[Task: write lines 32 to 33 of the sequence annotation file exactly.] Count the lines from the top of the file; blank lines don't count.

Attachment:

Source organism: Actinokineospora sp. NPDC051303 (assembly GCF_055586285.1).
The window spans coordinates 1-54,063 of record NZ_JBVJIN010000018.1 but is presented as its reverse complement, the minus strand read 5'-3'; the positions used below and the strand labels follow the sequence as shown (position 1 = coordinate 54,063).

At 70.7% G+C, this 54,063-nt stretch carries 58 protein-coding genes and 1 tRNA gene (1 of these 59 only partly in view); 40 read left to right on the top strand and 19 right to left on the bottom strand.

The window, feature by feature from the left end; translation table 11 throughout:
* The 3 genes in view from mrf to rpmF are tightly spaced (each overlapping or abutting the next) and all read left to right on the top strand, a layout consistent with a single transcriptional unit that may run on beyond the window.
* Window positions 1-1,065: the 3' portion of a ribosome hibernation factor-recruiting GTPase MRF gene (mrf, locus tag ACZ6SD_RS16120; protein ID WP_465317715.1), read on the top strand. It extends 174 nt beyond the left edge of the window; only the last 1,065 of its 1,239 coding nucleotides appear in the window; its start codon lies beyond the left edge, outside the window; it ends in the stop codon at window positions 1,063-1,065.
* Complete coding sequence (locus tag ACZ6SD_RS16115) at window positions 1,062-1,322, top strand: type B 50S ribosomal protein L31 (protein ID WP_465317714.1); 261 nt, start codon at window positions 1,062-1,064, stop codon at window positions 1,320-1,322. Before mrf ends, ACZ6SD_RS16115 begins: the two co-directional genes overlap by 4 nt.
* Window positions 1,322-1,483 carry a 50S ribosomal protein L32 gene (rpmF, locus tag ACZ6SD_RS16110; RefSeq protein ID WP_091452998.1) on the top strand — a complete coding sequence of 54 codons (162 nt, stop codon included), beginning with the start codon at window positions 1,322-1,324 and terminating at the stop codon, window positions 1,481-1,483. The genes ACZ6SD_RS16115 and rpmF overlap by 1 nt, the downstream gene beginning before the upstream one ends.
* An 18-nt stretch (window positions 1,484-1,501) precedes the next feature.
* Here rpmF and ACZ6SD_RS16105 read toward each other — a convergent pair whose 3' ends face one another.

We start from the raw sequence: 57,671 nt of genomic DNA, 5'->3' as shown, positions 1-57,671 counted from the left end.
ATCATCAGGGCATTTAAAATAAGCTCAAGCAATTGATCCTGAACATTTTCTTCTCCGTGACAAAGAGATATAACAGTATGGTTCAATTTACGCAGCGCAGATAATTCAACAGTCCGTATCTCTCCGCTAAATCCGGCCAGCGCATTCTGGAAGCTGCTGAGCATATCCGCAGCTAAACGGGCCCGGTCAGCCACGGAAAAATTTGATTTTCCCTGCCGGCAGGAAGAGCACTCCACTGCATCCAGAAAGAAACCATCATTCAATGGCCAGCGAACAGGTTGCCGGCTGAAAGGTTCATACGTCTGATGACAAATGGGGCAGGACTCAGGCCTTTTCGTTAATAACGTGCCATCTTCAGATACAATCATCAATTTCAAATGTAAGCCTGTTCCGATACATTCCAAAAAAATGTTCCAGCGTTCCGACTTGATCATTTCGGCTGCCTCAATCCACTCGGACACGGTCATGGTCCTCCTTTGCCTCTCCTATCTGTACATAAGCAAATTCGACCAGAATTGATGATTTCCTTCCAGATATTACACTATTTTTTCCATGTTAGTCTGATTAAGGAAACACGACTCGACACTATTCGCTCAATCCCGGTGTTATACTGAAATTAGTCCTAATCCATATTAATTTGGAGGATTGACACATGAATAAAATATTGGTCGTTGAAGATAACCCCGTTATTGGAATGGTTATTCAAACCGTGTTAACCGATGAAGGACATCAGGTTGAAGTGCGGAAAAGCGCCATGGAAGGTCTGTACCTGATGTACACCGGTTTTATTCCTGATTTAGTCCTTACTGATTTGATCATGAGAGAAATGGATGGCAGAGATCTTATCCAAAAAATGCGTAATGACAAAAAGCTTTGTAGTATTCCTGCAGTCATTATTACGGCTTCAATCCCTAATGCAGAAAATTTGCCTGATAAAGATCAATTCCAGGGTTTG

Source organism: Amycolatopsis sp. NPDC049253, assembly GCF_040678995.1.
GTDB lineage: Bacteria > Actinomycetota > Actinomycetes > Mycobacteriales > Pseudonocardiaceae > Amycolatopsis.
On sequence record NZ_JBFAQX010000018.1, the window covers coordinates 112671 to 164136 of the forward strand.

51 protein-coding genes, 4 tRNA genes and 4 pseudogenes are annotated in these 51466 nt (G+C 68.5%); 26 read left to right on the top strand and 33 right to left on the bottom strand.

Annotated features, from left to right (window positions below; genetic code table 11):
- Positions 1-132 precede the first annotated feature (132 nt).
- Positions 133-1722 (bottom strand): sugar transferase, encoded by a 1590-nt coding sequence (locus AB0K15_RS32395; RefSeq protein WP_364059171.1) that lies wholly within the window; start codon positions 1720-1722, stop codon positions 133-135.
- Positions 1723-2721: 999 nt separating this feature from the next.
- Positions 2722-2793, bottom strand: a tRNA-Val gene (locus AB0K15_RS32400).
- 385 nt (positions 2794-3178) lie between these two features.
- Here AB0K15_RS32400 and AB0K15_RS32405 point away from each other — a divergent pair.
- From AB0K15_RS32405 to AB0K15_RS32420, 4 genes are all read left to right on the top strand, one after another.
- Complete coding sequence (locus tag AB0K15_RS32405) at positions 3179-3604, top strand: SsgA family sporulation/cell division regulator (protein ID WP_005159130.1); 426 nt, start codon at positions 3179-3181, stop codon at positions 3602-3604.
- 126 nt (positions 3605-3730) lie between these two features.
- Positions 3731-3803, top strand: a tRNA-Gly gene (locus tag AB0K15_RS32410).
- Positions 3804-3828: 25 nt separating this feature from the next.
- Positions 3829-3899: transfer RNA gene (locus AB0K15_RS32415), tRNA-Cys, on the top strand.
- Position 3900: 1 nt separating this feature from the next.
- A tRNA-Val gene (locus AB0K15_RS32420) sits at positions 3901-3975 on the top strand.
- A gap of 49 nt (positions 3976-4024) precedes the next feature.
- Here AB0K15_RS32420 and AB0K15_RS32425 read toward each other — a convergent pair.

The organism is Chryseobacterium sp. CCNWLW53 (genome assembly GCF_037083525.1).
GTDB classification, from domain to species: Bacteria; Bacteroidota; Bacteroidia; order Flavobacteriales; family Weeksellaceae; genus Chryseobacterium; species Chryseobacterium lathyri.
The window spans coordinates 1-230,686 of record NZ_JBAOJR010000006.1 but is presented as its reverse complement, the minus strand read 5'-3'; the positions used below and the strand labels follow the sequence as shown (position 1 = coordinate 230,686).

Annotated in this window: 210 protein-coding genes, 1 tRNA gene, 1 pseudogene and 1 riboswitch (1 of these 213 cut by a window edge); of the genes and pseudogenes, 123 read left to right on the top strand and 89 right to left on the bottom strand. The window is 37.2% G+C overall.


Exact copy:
- A gap of 49 nt (positions 3976-4024) precedes the next feature.
- Here AB0K15_RS32420 and AB0K15_RS32425 read toward each other — a convergent pair.